Volume 9, Issue 3 (2023)                   IEM 2023, 9(3): 229-238 | Back to browse issues page


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Krisniawati N, Budhi Darmawan A, Puspita Karunia Ning Widhi A, Afifah Nur Hestiyani R, Rujito L. Exploring Antibiotic Susceptibility in Otomycosis: Uncovering Mixed Infections of Fungal and Bacterial Origin in Indonesia. IEM 2023; 9 (3) :229-238
URL: http://iem.modares.ac.ir/article-4-70952-en.html
1- Department of Microbiology, Faculty of Medicine, Jenderal Soedirman University, Porwokerto, Indonesia , Nia.Krisniawati@unsoed.ac.id
2- Department of Otorhinolaryngology, Head and Neck Surgery, Faculty of Medicine, Jenderal Soedirman University, Porwokerto, Indonesia
3- Department of Genetic and Molecular Biology, Faculty of Medicine, Jenderal Soedirman University, Porwokerto, Indonesia
4- Department of Microbiology, Faculty of Medicine, Jenderal Soedirman University, Porwokerto, Indonesia
Abstract:   (330 Views)
Background: Otomycosis is a common fungal ear infection affecting people worldwide. Cases may be exacerbated by mixed fungal-bacterial infections, especially those involving antibiotic-resistant bacteria. Understanding the microbiological features and antibiotic susceptibility patterns of the pathogens involved is critical for treatment. This study aimed to investigate the prevalence of mixed fungal-bacterial infections in otomycosis cases in Indonesia, to identify the bacterial species involved, and to determine their antibiotic susceptibility patterns.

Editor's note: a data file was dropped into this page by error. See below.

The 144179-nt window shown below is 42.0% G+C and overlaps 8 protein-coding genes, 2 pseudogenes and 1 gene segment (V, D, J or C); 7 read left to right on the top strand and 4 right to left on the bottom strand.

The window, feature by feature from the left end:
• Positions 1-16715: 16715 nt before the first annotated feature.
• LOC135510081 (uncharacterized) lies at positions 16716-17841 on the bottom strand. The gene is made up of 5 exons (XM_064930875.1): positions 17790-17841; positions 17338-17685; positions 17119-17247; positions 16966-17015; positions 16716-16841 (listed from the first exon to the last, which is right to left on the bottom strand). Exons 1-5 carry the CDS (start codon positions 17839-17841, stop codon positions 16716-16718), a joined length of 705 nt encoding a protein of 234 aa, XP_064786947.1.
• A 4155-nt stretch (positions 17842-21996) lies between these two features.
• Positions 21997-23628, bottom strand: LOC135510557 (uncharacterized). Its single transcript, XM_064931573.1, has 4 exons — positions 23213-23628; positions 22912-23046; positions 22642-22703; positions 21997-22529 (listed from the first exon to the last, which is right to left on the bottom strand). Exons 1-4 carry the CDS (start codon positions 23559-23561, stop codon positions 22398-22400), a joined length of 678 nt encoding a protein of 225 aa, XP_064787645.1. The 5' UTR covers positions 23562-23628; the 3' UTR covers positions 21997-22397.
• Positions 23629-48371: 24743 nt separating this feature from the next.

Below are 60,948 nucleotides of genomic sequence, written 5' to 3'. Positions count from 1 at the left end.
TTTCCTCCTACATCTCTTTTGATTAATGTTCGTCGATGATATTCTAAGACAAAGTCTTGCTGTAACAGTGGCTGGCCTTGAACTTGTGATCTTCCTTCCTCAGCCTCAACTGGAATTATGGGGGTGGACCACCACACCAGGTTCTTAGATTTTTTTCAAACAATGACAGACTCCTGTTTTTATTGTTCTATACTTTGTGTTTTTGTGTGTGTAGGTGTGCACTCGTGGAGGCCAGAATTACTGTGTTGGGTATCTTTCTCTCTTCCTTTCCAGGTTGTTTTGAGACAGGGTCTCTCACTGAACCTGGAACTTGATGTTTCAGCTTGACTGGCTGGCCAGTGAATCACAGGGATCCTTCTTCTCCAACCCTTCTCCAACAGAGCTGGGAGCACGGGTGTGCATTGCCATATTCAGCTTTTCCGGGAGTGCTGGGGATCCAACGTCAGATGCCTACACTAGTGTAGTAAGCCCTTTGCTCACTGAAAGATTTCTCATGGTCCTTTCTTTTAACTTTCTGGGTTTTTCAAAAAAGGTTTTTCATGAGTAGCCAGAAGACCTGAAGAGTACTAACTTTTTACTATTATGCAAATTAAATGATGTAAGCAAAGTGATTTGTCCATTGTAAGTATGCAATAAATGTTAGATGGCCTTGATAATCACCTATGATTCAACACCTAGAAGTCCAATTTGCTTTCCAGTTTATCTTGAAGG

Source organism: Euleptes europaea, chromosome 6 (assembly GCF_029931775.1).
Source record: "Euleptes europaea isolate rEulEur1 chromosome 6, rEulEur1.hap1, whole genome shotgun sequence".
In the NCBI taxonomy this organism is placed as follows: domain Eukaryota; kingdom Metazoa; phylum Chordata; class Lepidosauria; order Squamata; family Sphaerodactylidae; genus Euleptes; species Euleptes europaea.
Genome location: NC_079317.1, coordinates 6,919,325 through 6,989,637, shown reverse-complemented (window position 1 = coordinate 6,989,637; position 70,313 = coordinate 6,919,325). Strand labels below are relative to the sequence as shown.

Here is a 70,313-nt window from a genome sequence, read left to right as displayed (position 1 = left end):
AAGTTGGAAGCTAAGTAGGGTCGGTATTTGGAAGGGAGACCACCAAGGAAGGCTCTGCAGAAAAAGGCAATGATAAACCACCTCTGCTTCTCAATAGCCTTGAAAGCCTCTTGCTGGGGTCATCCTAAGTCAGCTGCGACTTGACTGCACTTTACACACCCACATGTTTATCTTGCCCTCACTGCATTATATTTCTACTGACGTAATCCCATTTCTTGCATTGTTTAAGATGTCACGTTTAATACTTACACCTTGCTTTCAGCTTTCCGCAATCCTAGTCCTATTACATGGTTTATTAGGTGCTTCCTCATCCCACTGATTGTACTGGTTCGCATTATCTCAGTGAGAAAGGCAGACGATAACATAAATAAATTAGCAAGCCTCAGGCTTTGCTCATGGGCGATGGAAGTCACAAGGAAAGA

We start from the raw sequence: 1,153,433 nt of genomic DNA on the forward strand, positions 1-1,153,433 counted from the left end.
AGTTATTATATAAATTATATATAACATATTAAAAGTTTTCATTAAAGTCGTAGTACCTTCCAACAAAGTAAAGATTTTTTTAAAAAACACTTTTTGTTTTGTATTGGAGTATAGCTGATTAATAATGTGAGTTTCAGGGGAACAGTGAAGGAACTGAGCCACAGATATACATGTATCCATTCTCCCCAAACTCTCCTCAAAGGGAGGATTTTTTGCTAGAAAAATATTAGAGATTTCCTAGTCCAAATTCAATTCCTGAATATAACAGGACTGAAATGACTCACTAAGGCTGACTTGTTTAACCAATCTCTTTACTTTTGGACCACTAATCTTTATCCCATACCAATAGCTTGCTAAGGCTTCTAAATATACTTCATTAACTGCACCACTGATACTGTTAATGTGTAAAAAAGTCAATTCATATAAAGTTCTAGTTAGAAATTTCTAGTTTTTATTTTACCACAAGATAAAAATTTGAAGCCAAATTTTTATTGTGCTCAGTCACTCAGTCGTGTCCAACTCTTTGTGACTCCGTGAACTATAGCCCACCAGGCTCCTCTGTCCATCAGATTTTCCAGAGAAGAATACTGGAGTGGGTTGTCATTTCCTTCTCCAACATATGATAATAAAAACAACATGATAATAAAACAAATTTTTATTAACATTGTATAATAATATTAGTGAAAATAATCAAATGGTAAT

Materials & Methods: In this study, 47 ear swab specimens were collected from 41 clinically-diagnosed otomycosis cases from April to August 2022. The collected samples were processed by culture and microscopy to identify fungal and bacterial isolates. Antibiotic susceptibility testing was performed using the Kirby-Bauer disc diffusion method.
Findings: Fungal isolates alone were detected in 80.9% of the specimens, while 19.1% showed mixed fungal-bacterial growth. The most common fungi were Aspergillus (57.1%) and Candida (42.9%) species. Among bacterial isolates, Staphylococcus aureus was the most frequent (observed in 66.7% of mixed cases), followed by Pseudomonas aeruginosa (22.2%). Also, two of the six S. aureus isolates were methicillin-resistant (MRSA). Both P. aeruginosa isolates were extended-spectrum beta-lactamase (ESBL) producers.
Conclusion: Many otomycosis cases in this study demonstrated polymicrobial etiology. The emergence of antibiotic-resistant bacteria poses diagnostic and therapeutic challenges to healthcare systems.
Full-Text [PDF 487 kb]   (119 Downloads)    
Article Type: Original Research | Subject: Mycology
Received: 2023/08/7 | Accepted: 2023/10/18 | Published: 2023/10/18

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